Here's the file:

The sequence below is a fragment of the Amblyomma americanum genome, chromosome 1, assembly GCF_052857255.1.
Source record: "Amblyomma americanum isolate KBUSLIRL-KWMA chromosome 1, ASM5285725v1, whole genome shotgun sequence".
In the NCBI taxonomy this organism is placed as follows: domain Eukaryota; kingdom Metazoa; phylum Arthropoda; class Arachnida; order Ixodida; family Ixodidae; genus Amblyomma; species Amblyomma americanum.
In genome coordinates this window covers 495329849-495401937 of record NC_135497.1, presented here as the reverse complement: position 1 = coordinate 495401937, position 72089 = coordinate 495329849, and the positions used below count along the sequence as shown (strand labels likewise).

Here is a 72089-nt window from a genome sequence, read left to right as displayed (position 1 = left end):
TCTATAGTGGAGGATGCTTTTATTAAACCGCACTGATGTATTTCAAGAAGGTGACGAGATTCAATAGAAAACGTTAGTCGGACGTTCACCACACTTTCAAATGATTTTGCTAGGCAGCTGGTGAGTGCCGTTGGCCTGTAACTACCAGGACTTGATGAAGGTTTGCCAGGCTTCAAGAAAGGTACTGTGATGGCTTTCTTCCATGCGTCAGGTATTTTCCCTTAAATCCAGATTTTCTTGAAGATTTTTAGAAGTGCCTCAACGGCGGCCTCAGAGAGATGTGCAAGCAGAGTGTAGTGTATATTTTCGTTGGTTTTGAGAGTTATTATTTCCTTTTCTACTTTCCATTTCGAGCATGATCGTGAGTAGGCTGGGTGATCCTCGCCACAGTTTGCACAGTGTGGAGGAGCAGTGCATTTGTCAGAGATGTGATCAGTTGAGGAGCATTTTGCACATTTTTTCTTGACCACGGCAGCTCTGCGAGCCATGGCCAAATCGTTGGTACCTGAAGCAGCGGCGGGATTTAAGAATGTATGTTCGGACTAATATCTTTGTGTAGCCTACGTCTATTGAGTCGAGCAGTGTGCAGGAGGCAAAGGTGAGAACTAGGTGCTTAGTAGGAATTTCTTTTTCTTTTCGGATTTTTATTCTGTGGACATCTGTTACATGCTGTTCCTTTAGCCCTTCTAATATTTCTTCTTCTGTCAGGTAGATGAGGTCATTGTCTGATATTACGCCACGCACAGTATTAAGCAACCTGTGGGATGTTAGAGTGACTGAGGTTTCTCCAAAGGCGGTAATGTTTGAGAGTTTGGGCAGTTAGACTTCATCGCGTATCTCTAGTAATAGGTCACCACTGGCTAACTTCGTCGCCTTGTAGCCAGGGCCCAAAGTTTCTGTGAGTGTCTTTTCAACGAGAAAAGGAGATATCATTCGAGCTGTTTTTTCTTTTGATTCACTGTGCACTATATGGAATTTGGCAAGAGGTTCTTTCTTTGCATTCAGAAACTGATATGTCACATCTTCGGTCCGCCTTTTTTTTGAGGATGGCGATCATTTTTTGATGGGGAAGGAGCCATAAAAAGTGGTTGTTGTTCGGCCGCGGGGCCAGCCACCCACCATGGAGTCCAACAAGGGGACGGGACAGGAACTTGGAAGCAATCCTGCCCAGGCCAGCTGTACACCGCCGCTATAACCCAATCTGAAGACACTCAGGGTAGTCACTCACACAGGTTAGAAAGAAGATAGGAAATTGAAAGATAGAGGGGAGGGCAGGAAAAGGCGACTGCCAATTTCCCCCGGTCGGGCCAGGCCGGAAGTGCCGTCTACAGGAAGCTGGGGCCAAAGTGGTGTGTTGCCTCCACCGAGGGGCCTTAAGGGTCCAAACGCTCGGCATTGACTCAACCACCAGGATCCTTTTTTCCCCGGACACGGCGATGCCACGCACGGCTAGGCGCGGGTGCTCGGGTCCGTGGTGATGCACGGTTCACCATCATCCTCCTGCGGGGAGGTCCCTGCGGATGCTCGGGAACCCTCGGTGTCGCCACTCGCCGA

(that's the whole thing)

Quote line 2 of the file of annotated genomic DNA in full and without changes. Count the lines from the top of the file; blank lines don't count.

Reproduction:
Source record: "Amblyomma americanum isolate KBUSLIRL-KWMA chromosome 1, ASM5285725v1, whole genome shotgun sequence".